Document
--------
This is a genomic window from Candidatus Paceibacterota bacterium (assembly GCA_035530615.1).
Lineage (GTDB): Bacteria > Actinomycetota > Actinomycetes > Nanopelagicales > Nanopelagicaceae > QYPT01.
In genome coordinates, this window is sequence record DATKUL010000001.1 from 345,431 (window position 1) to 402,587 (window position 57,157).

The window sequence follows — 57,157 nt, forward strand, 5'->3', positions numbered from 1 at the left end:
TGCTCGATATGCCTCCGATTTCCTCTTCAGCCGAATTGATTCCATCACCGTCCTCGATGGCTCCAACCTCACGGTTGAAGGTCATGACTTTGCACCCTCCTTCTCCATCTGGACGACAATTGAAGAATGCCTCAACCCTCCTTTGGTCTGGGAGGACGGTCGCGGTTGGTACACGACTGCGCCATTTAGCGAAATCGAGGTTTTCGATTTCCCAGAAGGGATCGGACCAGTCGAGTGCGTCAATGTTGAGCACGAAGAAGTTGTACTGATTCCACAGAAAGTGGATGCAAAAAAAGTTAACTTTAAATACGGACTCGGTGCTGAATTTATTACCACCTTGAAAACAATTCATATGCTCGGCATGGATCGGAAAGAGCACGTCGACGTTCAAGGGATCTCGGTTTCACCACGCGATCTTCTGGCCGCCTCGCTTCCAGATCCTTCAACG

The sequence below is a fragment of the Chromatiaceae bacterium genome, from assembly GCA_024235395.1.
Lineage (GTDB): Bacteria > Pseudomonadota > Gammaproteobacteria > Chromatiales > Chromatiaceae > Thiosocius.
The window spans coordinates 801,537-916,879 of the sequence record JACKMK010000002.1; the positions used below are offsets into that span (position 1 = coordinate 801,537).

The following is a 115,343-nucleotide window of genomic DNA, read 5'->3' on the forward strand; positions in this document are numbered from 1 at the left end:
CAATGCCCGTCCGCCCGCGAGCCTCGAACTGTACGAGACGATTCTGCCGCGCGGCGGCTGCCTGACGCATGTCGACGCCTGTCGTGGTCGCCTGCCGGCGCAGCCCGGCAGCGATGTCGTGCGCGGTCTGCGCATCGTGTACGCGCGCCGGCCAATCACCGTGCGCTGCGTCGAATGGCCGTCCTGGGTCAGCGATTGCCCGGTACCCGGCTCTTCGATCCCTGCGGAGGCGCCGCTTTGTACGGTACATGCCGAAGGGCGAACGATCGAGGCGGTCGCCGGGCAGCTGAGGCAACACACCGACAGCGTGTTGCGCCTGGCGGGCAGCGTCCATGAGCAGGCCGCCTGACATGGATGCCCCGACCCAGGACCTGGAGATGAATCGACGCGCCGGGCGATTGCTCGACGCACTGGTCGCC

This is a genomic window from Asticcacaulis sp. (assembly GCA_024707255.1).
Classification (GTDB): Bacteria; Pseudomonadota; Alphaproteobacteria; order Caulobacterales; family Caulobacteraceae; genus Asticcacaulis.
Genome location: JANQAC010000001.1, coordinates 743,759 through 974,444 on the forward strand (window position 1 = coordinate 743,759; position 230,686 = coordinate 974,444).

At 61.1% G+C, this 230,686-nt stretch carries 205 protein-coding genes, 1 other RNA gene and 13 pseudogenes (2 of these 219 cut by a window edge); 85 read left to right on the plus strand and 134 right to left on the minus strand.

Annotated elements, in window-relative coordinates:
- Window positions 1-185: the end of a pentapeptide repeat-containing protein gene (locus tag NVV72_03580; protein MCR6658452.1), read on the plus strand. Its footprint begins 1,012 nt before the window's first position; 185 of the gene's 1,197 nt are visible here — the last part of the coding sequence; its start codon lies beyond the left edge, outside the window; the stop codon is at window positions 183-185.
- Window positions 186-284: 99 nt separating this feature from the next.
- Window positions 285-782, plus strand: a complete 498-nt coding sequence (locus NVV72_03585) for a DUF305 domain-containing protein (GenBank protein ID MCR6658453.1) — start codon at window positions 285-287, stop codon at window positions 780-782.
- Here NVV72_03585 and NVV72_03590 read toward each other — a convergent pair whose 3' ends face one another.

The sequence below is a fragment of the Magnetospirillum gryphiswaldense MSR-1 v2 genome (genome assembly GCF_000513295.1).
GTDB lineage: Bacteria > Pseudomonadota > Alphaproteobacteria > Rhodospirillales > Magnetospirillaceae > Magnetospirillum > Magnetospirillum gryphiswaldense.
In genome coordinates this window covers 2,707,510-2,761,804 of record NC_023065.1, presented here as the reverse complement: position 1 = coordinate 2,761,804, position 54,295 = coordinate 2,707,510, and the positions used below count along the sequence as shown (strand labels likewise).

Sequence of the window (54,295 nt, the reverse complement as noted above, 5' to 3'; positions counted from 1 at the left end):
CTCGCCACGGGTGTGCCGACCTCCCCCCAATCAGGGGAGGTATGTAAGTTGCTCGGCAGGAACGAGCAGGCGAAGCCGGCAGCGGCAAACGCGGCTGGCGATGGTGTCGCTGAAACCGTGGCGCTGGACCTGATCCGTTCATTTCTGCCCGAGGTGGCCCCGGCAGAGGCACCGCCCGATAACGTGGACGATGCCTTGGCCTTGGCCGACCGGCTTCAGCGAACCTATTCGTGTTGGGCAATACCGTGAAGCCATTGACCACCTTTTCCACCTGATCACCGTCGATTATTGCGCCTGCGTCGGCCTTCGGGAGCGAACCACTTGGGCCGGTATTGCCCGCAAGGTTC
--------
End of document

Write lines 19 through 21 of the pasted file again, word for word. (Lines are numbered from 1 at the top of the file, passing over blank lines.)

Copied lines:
- Here NVV72_03585 and NVV72_03590 read toward each other — a convergent pair whose 3' ends face one another.

The sequence below is a fragment of the Magnetospirillum gryphiswaldense MSR-1 v2 genome (genome assembly GCF_000513295.1).
GTDB lineage: Bacteria > Pseudomonadota > Alphaproteobacteria > Rhodospirillales > Magnetospirillaceae > Magnetospirillum > Magnetospirillum gryphiswaldense.